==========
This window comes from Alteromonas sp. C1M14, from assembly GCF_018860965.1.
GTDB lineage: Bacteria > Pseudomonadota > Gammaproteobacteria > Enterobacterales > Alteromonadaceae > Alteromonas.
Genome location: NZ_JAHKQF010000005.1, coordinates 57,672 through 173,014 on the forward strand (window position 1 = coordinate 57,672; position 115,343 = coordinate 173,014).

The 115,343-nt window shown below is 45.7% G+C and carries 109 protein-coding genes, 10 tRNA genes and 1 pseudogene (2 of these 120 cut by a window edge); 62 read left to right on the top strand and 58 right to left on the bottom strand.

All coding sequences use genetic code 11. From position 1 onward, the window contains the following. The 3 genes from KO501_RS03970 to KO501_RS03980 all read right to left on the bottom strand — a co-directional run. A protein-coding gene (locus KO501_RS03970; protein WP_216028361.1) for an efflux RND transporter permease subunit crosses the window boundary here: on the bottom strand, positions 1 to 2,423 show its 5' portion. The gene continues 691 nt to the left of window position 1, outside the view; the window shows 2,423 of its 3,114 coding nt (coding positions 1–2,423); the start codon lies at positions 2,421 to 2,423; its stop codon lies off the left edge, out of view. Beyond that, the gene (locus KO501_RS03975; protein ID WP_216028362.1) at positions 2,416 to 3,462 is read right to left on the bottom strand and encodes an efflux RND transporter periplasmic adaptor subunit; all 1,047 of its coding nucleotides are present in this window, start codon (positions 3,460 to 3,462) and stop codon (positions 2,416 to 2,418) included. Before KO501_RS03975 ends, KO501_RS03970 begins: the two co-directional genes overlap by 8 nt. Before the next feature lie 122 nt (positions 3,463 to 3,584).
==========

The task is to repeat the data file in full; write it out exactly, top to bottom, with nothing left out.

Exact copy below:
This window comes from Alteromonas sp. C1M14, from assembly GCF_018860965.1.
GTDB lineage: Bacteria > Pseudomonadota > Gammaproteobacteria > Enterobacterales > Alteromonadaceae > Alteromonas.
Genome location: NZ_JAHKQF010000005.1, coordinates 57,672 through 173,014 on the forward strand (window position 1 = coordinate 57,672; position 115,343 = coordinate 173,014).

The 115,343-nt window shown below is 45.7% G+C and carries 109 protein-coding genes, 10 tRNA genes and 1 pseudogene (2 of these 120 cut by a window edge); 62 read left to right on the top strand and 58 right to left on the bottom strand.

All coding sequences use genetic code 11. From position 1 onward, the window contains the following. The 3 genes from KO501_RS03970 to KO501_RS03980 all read right to left on the bottom strand — a co-directional run. A protein-coding gene (locus KO501_RS03970; protein WP_216028361.1) for an efflux RND transporter permease subunit crosses the window boundary here: on the bottom strand, positions 1 to 2,423 show its 5' portion. The gene continues 691 nt to the left of window position 1, outside the view; the window shows 2,423 of its 3,114 coding nt (coding positions 1–2,423); the start codon lies at positions 2,421 to 2,423; its stop codon lies off the left edge, out of view. Beyond that, the gene (locus KO501_RS03975; protein ID WP_216028362.1) at positions 2,416 to 3,462 is read right to left on the bottom strand and encodes an efflux RND transporter periplasmic adaptor subunit; all 1,047 of its coding nucleotides are present in this window, start codon (positions 3,460 to 3,462) and stop codon (positions 2,416 to 2,418) included. Before KO501_RS03975 ends, KO501_RS03970 begins: the two co-directional genes overlap by 8 nt. Before the next feature lie 122 nt (positions 3,463 to 3,584).